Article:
moms, or the just-out-of-college dazed and confused—focus on aspects of life of
special interest to them.
- Offer recipes or how-tos. Have a character who’s an expert
at something? Give readers the benefit of his expertise in the woodshop, garden
or kitchen. Have some great recipes that relate to your character, time period,
or region? Write about the food in your books, or food in fiction generally.
Stage #3: You’re a published author
Your agent/marketing dept. says, “Get thee to the
Or you realize the brilliantly blurbed oeuvre you’ve
self-published is sitting there on Amazon with only two sales in three months
(both to your spouse) because nobody has heard of it—or you.
Your goal: FINDING AND CONNECTING WITH READERS
If you’ve reached Stage #3, you can be more eclectic.
People will be coming to your blog because they want to get to know you and
find out more about your books—so focusing on one subject isn’t as important.
The blog becomes a place to showcase who you are. Think if it as your own
version of Oprah magazine: not a place to toot your own horn as much
as share things of interest to you that will also be of value to your readers.
So you can continue whatever you've been doing in Stage #1 and #2, plus add stuff
about you and your books.
Yes, you can talk about your books. I think people are silly
who say you shouldn’t use your blog for self-promotion. That’s why you’re in
the blogosphere in the first place. It’s fine as long as you don’t use
hard-sell tactics and make sure you provide something besides "buy my book!"
Each type of blog can evolve into another as your goals change.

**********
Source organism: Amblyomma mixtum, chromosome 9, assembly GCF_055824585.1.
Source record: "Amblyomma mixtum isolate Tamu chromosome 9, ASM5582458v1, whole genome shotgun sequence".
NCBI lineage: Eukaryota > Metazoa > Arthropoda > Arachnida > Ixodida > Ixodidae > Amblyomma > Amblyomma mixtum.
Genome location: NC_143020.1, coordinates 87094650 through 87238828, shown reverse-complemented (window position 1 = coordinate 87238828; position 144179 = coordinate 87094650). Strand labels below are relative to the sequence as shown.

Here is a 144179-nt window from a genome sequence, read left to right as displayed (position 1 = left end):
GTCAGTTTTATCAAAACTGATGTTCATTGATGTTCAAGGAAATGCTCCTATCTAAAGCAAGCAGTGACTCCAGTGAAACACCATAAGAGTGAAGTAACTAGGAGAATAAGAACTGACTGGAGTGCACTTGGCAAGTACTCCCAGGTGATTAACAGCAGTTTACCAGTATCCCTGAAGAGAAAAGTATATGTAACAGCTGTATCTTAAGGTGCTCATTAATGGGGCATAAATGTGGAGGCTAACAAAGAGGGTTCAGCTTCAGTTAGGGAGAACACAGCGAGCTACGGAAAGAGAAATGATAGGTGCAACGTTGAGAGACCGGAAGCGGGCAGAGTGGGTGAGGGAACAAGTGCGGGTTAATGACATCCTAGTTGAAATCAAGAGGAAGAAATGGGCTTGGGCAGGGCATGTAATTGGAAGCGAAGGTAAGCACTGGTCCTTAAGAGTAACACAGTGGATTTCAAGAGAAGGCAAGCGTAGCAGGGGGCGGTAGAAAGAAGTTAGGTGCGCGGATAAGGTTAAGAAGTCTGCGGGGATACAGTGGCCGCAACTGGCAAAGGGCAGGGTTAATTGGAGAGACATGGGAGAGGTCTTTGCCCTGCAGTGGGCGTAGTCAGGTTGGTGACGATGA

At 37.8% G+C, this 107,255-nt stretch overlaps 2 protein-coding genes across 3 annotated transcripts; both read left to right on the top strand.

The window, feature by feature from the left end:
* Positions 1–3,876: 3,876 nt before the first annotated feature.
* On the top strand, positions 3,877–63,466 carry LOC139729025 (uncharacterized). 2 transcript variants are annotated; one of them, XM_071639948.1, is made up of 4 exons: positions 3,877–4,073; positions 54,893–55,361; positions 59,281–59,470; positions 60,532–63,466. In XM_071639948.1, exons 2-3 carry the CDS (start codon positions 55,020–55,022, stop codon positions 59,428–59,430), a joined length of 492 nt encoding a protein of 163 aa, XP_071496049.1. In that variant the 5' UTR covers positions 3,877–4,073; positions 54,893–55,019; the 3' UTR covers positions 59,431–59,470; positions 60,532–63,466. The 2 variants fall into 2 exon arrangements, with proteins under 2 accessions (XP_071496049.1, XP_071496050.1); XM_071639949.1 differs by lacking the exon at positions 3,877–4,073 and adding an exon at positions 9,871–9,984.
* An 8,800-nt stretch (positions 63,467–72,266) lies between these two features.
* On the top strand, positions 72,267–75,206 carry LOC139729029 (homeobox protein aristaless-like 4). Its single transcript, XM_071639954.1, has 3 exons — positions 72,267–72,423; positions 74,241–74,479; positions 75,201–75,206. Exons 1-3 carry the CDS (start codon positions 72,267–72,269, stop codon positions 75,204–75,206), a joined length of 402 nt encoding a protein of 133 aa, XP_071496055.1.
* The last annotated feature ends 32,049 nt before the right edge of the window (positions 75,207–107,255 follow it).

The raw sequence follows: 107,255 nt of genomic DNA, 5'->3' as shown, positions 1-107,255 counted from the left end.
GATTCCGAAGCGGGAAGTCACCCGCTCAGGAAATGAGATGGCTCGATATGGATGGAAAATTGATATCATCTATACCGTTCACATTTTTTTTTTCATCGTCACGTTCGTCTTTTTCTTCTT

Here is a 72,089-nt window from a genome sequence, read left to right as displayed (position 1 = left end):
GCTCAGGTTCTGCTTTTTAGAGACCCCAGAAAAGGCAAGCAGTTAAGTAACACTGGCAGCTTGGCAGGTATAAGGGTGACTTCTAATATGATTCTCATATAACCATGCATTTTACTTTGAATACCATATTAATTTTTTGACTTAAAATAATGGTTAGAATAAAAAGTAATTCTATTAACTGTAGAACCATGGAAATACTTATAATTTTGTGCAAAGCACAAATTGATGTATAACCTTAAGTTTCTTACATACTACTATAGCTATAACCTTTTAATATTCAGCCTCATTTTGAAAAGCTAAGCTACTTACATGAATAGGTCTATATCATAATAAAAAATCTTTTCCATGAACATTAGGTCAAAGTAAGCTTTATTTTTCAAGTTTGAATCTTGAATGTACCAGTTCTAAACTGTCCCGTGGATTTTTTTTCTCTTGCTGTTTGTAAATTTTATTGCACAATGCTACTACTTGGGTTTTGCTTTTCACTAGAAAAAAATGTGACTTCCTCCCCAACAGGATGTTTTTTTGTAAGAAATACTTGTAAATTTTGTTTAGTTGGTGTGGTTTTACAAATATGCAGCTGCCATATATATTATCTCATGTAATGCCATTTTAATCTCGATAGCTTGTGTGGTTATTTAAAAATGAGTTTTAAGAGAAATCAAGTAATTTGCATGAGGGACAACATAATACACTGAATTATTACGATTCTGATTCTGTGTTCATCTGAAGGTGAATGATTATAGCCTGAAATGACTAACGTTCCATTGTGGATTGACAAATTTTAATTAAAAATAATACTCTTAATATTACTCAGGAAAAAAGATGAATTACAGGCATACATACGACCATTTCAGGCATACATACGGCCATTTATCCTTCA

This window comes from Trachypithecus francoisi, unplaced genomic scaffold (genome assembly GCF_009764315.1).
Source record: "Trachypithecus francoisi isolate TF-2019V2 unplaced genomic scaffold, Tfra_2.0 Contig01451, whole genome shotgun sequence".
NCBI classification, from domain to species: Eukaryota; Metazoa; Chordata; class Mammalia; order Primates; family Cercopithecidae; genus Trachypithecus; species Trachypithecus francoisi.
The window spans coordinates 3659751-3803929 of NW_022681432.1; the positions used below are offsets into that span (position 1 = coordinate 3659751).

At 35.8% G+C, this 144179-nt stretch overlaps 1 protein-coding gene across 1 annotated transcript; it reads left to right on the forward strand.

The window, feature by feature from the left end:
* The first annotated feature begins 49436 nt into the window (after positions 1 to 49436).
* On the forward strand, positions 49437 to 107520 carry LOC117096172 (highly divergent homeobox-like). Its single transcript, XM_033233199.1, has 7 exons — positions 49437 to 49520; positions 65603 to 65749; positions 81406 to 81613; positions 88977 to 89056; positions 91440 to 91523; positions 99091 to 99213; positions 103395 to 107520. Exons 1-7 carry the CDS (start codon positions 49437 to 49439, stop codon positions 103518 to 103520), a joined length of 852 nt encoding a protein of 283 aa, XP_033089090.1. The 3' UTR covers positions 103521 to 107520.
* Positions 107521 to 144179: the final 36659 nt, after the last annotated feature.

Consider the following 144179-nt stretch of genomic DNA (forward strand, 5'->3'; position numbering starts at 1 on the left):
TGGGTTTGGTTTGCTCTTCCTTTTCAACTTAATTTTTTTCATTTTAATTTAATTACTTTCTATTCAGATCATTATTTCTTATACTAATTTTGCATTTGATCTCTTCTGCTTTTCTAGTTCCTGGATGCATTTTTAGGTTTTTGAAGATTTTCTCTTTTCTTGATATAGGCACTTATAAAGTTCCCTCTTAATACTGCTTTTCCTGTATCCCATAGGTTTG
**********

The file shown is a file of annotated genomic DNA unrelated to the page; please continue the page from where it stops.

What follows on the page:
A few tips for the new blogger:
- Make a list of topics you might like to explore before
you begin, so you have a running start. If you visit other blogs regularly (and
you should) you may find yourself making long comments on some subject that
gets your hackles up/juices flowing. That’s the stuff you should be putting in
your own blog.
- I STRONGLY advise against having more than one blog. If you decide to change your blog tone and content, just change it. You can change everything but the url. But multiple blogs sap your energy and fragment your audience. (It also annoys the hell out of
them: I hate hitting somebody’s profile and finding six blogs. Unless one is
clearly marked “author” I don’t even try to wade through them: you’ve lost me.)
Blogs have many pages. Use them.
- Put your own name (or pen name) in the blog title! Your name is your brand. And also, you’ll find it easier to transition
from Stage #1 to #2 and #3 if you brand yourself from day one. Subtitles are easy to change. Titles, not so much.